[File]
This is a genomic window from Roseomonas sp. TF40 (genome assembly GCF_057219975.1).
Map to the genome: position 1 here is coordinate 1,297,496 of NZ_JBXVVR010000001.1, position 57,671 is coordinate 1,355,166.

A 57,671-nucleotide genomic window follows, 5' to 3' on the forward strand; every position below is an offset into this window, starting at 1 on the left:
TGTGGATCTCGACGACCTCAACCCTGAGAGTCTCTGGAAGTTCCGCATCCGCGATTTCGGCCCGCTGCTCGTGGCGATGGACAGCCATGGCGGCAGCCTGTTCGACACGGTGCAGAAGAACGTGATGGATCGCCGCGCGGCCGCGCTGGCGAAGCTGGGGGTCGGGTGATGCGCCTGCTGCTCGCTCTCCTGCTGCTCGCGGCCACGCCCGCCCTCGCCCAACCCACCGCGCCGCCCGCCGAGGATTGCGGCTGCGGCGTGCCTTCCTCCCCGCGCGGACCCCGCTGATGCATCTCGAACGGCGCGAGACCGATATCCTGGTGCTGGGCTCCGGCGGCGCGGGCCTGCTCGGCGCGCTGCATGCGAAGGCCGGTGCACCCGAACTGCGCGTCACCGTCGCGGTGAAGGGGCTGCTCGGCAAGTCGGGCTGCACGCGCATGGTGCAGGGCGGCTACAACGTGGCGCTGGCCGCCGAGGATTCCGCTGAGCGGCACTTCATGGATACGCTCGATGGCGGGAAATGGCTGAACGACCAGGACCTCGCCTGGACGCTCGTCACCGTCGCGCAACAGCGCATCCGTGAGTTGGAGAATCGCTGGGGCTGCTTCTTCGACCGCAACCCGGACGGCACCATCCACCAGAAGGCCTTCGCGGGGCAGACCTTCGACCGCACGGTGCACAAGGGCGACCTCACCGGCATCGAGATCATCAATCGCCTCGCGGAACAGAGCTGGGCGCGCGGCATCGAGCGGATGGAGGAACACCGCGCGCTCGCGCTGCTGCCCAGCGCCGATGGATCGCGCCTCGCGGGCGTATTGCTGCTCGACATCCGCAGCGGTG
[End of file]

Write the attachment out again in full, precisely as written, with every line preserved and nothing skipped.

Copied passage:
This is a genomic window from Roseomonas sp. TF40 (genome assembly GCF_057219975.1).
Map to the genome: position 1 here is coordinate 1,297,496 of NZ_JBXVVR010000001.1, position 57,671 is coordinate 1,355,166.

A 57,671-nucleotide genomic window follows, 5' to 3' on the forward strand; every position below is an offset into this window, starting at 1 on the left:
TGTGGATCTCGACGACCTCAACCCTGAGAGTCTCTGGAAGTTCCGCATCCGCGATTTCGGCCCGCTGCTCGTGGCGATGGACAGCCATGGCGGCAGCCTGTTCGACACGGTGCAGAAGAACGTGATGGATCGCCGCGCGGCCGCGCTGGCGAAGCTGGGGGTCGGGTGATGCGCCTGCTGCTCGCTCTCCTGCTGCTCGCGGCCACGCCCGCCCTCGCCCAACCCACCGCGCCGCCCGCCGAGGATTGCGGCTGCGGCGTGCCTTCCTCCCCGCGCGGACCCCGCTGATGCATCTCGAACGGCGCGAGACCGATATCCTGGTGCTGGGCTCCGGCGGCGCGGGCCTGCTCGGCGCGCTGCATGCGAAGGCCGGTGCACCCGAACTGCGCGTCACCGTCGCGGTGAAGGGGCTGCTCGGCAAGTCGGGCTGCACGCGCATGGTGCAGGGCGGCTACAACGTGGCGCTGGCCGCCGAGGATTCCGCTGAGCGGCACTTCATGGATACGCTCGATGGCGGGAAATGGCTGAACGACCAGGACCTCGCCTGGACGCTCGTCACCGTCGCGCAACAGCGCATCCGTGAGTTGGAGAATCGCTGGGGCTGCTTCTTCGACCGCAACCCGGACGGCACCATCCACCAGAAGGCCTTCGCGGGGCAGACCTTCGACCGCACGGTGCACAAGGGCGACCTCACCGGCATCGAGATCATCAATCGCCTCGCGGAACAGAGCTGGGCGCGCGGCATCGAGCGGATGGAGGAACACCGCGCGCTCGCGCTGCTGCCCAGCGCCGATGGATCGCGCCTCGCGGGCGTATTGCTGCTCGACATCCGCAGCGGTG